MAJOR FOOD ALLERGEN: there are eight major food allergens identified by the fda as accounting for nearly 90% of all food allergies, these being: milk, eggs, fish, crustacean shellfish, tree nuts, wheat, peanuts, and soy. all food products containing any of these ingredients, or containing proteins derived from any of these ingredients, must be labelled on the package.
NATURAL: the term “natural,” although specifically defined in the u.k. and some other countries, has no real meaning as regulated by the u.s. government. this means companies can use the term “natural” to describe their products that contain ingredients that some consumers might not consider to be natural without any fear of violating u.s. federal restrictions. (an example of this might be wax added to the skin of fruit to make it look shinier.) the official fda stance: “from a food science perspective, it is difficult to define a food product that is ‘natural’ because the food has probably been processed and is no longer the product of the earth. that said, the fda has not developed a definition for use of the term natural or its derivatives” (fda transparency basics).
NATURAL FLAVOR: see flavor.
NON-GMO (NON-GENETICALLY MODIFIED): simply, any product that has not undergone genetic engineering. foods certified as non-gmo are free from genetic modifications in all stages, and at a low risk for contamination. this is not, however, the same thing as an organic certification. an organic certification means that a product is also inherently non-gmo, but a non-gmo certification does not ensure that the product is organically grown, (ie. they can be sprayed with synthetic pesticides, grown in soil with synthetic fertilizers, etc). see also genetically modified organism and organic. non-gmo products are largely certified by the nonprofit non-gmo project and labeled with their seal:
NUTRITION FACTS: all food products in the u.s. must supply a chart on the package of the product labelled “nutrition facts.” it is here that the composition of a product is broken down into its ingredients. almost all ingredients must be expressly listed in the ingredients list according to weight. this means that the first ingredient is the heaviest, (and thus, the most prominent ingredient), and the rest of the ingredients follow in order of decreasing weight.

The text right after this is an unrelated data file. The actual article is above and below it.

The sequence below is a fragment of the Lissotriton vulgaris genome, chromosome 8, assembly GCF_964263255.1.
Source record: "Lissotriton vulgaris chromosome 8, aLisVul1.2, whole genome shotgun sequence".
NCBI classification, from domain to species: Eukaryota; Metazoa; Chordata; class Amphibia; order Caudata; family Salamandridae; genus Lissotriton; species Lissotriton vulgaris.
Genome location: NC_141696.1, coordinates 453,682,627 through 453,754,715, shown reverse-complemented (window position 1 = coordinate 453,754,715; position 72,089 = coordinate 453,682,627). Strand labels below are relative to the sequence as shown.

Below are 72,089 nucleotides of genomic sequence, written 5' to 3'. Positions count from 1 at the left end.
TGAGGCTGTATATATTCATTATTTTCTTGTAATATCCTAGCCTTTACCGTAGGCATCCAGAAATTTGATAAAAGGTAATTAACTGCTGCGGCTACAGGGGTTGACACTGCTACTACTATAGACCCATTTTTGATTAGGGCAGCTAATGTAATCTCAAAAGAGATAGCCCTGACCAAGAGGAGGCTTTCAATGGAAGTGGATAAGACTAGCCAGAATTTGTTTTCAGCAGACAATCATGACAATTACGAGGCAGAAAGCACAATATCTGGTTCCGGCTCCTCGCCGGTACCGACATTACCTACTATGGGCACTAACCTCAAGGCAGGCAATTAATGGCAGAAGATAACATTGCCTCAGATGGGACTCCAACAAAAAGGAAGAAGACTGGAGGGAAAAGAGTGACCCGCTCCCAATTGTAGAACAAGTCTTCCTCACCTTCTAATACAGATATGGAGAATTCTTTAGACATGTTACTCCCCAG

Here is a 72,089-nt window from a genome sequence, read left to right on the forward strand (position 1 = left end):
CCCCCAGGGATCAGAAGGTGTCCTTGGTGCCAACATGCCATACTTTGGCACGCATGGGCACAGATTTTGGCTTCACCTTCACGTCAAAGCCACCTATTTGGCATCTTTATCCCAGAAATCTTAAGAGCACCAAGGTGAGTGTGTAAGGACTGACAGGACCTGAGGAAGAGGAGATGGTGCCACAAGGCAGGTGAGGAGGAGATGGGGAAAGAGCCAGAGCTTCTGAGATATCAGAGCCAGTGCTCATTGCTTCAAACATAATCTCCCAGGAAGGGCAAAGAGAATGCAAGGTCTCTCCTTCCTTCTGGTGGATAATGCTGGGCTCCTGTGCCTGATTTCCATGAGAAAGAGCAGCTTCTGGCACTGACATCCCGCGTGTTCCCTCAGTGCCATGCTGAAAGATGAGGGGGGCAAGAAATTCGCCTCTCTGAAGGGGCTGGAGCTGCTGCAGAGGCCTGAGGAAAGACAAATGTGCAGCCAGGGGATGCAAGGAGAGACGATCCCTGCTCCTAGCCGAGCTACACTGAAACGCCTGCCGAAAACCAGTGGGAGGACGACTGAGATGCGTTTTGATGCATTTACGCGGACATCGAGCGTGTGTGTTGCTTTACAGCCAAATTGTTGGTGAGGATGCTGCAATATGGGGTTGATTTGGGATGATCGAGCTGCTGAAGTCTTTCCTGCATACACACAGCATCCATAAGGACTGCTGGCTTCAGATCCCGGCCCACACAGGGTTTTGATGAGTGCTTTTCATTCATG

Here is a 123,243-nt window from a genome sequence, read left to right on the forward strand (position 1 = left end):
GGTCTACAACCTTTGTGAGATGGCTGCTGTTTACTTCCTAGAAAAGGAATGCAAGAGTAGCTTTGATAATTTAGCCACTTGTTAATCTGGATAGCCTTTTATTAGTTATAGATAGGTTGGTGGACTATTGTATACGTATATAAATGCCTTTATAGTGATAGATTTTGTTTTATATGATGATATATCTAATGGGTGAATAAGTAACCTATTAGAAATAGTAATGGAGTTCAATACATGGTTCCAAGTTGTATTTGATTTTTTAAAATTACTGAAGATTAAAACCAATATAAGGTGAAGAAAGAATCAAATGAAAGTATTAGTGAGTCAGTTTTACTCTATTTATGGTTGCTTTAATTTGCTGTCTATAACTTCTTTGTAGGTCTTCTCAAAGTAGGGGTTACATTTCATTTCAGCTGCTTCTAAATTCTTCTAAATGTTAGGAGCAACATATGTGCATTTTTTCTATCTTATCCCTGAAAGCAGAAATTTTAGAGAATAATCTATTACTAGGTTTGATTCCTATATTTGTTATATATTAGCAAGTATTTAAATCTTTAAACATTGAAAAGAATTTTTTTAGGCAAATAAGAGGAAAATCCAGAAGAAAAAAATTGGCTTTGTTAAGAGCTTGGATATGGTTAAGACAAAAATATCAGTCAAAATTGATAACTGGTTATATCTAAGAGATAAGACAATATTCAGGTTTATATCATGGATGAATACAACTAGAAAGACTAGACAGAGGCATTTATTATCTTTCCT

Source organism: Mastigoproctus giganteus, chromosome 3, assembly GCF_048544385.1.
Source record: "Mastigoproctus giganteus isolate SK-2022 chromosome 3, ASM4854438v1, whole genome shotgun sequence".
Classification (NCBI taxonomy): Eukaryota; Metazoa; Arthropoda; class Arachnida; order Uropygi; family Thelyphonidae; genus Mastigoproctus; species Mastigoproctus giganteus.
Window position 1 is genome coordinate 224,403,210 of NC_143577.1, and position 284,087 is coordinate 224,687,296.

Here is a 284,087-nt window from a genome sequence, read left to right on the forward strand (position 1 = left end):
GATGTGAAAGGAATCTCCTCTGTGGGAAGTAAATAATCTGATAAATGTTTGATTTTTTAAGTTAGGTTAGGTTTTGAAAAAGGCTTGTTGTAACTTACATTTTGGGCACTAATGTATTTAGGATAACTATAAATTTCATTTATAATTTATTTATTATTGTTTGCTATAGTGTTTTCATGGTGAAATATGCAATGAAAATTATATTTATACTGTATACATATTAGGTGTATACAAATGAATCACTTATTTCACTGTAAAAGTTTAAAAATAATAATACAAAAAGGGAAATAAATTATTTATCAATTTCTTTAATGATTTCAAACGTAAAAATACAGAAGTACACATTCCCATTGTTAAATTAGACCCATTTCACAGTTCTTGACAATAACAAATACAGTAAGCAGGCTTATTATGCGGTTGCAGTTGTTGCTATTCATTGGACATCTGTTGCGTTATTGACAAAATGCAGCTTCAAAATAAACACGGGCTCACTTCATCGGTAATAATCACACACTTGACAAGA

note: products that are marketed as dietary supplements, (which can include vitamin and mineral supplements, protein mixes, detox regimens, post-workout recovery drinks, etc.), have a different method of reporting product ingredients. instead of a “nutrition facts” black and white chart we’re all familiar with, they can use a “supplement facts” chart, which looks nearly identical (fda dietary supplements). this allows the company to report all vitamins and minerals in their products and the small amounts that they may contain. (“nutrition facts” charts usually recommend simply rounding down to 0g if it’s a small amount, but supplements usually want to prove even a small amount of a mineral or vitamin.) underneath the “supplement facts” they have a section called “other ingredients,” where they will then list in order of weight the non-supplemental ingredients also in the product. non-supplemental ingredients are just the regular food ingredients that provide calories, (like whey protein found in certain recovery drinks), and can include sweeteners, gelatin and other binders, fillers, preservatives, colors, etc. i find this term incredibly misleading, as “other” makes it sound like these ingredients are negligible, which is not necessarily the case. vitamins and minerals are usually consumed in much, much smaller amounts than the macronutrients of protein, carbohydrates, and fats, which means that these non-supplemental “other ingredients” can sometimes account for the vast majority of the actual product. so if your hypothetical green tea & b12 ‘energy bites’ list sucrose (aka table sugar) as the first ingredient in the “other ingredients” list, that rush of energy you feel might be less of a vitamin rush and more of a good ol’ fashioned sugar rush. nothing wrong with that, but it’s important to be able read labels so you can decide what’s a quality product and what’s just an expensive box of candy.